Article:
Study Evaluates Surgical Strangulation Colic Survival Rates

Study Evaluates Surgical Strangulation Colic Survival Rates

All horses managed without resection survived to be discharged from the hospital after surgery, and only three suffered serious post-surgical complications, but all responded to treatment.

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Colic surgery carries many unknowns: Does my horse really need it? How much is it going to cost? And, most importantly, will my horse survive? Researchers from the University of Florida are seeking to answer some of these questions, at least in regard to small intestine resection—a complicated procedure performed on horses suffering from strangulation colic. They recently developed and tested a grading scale designed to help veterinarians determine whether affected horses need this resection and found that, in some cases, they don’t.

Researcher David Freeman, MVB, PhD, Dipl. ACVS, chief of large animal surgery at the University of Florida College of Veterinary Medicine, and colleagues explained in the study that one of the most serious types of colic is small intestine strangulation, which develops from a twist or entrapment of the gut. Such strangulations can interrupt blood flow to a segment of intestine, damaging or possibly killing part of it and necessitating complicated surgical correction.

During surgery veterinarians sometimes have difficulty judging whether the intestine will recover after strangulation if it's damaged rather than dead. One of the most difficult decisions a surgeon must make is whether to remove (or resect) strangulated intestine and reattach the remaining functional ends (or anastomosis, joining the resected bowel back together); alternatively, the small intestine can be left in place to recover on its own. Most surgeons will perform a resection and anastomosis if they doubt the intestine's healing potential, Freeman said. However, problems lie in the fact that unnecessary resection adds to the already expensive surgical costs and can put the horse at risk for developing complications.

To that end, Freeman and colleagues set out to develop a grading system veterinarians can use to determine if the intestinal segment of concern is still capable of normal function. The team based their 5-point scale (with 1 being least severe and 5 being most severe) on the intestine's potential ability to regain blood flow and return to a healthy color and appearance after correction of lesions.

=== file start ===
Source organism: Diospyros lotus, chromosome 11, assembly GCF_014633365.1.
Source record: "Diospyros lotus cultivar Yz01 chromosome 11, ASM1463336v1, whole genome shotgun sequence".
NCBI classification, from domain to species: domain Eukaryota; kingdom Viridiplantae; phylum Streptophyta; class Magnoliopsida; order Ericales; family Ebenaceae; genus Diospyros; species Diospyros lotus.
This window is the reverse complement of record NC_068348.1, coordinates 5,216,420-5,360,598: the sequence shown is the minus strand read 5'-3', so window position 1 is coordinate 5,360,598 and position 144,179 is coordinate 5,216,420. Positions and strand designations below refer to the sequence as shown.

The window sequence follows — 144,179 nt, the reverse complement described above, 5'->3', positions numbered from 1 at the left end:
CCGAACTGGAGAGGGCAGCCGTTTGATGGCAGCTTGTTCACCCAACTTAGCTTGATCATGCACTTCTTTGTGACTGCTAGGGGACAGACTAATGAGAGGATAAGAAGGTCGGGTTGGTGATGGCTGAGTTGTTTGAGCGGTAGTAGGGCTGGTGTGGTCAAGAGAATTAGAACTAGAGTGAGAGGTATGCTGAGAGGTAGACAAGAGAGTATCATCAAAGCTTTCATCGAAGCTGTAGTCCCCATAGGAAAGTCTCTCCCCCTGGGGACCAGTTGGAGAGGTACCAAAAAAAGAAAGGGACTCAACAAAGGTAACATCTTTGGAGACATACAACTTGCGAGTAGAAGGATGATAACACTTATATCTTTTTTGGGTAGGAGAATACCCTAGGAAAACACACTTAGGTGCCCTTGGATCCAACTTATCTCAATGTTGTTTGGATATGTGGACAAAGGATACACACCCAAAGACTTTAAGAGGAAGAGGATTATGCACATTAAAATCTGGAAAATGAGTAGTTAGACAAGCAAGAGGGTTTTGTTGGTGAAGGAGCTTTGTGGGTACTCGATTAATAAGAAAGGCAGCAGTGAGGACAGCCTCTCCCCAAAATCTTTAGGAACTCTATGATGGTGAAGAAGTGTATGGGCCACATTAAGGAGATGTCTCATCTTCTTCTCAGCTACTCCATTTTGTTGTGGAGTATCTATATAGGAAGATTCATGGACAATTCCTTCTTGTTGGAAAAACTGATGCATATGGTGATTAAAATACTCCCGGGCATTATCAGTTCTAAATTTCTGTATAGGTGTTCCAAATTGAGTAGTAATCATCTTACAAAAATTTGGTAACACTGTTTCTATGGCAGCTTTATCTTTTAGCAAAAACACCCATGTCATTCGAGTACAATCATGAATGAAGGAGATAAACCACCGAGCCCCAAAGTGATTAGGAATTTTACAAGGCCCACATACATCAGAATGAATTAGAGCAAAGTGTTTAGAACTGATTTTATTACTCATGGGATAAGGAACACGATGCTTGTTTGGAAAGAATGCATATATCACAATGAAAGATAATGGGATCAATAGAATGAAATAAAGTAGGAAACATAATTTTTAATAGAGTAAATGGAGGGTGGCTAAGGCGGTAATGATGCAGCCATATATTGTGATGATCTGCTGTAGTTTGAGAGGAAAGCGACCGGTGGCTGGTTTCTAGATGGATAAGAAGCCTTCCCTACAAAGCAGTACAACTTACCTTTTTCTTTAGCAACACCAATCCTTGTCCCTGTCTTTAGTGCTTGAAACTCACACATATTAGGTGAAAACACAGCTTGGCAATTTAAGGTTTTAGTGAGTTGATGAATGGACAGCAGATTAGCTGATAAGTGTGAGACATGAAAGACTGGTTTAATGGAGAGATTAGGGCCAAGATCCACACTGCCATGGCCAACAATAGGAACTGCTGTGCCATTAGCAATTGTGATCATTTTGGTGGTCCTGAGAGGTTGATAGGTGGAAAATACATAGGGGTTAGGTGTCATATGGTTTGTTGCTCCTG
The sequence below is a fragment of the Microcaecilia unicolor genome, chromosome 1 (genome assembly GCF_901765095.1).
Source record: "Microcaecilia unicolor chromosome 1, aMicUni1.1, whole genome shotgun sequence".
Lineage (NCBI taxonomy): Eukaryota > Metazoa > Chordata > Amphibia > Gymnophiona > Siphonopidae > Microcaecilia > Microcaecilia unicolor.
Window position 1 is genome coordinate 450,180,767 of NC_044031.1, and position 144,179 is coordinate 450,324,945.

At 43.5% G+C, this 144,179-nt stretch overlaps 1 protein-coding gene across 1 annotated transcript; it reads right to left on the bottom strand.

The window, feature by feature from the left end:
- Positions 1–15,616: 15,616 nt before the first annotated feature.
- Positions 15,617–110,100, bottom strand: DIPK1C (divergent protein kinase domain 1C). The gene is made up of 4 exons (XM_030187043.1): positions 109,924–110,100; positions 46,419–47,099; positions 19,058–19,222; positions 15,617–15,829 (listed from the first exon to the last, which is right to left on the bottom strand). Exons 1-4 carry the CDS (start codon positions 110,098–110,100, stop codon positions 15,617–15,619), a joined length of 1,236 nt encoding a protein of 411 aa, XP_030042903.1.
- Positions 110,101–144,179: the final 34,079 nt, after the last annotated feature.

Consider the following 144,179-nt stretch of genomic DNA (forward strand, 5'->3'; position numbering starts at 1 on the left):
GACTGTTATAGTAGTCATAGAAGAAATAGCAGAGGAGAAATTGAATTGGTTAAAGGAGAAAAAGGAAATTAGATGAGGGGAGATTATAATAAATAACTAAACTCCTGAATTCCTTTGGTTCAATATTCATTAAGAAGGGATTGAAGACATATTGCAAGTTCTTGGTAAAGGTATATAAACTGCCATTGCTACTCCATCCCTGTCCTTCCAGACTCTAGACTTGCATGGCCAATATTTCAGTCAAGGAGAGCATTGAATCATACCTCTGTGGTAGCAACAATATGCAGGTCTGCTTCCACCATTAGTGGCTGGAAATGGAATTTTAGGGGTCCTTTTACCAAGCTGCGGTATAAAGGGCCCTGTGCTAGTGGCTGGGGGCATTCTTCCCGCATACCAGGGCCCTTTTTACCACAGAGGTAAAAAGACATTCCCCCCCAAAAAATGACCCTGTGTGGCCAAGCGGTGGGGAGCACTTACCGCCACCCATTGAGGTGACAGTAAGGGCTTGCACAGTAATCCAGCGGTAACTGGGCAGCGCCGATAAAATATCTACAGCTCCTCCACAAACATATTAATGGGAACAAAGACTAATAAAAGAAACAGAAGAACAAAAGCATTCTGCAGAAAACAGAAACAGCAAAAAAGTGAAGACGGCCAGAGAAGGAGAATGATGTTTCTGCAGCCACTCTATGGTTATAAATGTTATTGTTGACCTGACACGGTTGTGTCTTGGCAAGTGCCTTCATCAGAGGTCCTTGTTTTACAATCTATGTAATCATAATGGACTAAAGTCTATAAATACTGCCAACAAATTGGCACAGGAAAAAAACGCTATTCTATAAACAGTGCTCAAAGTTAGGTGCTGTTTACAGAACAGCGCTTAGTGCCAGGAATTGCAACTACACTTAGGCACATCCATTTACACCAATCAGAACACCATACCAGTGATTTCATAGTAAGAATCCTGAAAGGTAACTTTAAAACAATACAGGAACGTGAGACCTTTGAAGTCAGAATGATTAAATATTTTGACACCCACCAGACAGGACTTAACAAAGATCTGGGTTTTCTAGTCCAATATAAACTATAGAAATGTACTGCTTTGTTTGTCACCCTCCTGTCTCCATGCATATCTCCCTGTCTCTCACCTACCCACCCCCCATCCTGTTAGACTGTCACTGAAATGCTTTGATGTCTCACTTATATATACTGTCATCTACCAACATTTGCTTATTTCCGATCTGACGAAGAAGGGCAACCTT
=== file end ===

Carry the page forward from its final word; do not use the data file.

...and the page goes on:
The research team examined the short- and long-term recovery rates of 35 horses that underwent surgery for small intestinal strangulation without resection between 1996 and 2011. Additionally, they obtained long-term postoperative follow-up information (ranging from 20 months after surgery to nearly 200) on as many horses as they could.

Some of the researchers' key findings included:

  • All horses survived to be discharged from the hospital after surgery;
  • Three horses (9%) suffered serious post-surgical complications, but all responded to treatment;
  • Ten of the horses died at some point after discharge, mostly from old age or causes unrelated to the surgery. Still, statistical evaluations showed that half the horses in the study were alive at 120 months or longer, which Freeman said could be the longest such time recorded after small intestine strangulation surgery; and
  • Horses with small intestines rated between a Grade 1 and a Grade 3 do not necessarily need to be resected; some but not all Grade 4 segments might need resection.

“I would hope that this study would help surgeons to more accurately predict what strangulated segments of intestine will survive without complications if left in the horse,” said Freeman. “If the correct decision is made, the surgery is completed quickly, the horse is subjected to a simpler procedure, the owner is spared the cost of a long and difficult surgery, and the complication rate is low. More importantly, long-term survival is good.”

Freeman said these study results strongly suggest that horses referred to a clinic shortly after developing signs of colic would have a better chance of avoiding a complicated and costly resection and also have an excellent chance of survival.

The study, "Long-term survival in horses with strangulating obstruction of the small intestine managed without resection," will appear in the Equine Veterinary Journal

About the Author

Natalie Voss

Natalie Voss is a freelance writer and editor based in Kentucky. She received her bachelor's degree in equine science from the University of Kentucky and has worked in public relations for equine businesses and organizations. She spends her spare time riding her Draft cross, Jitterbug.

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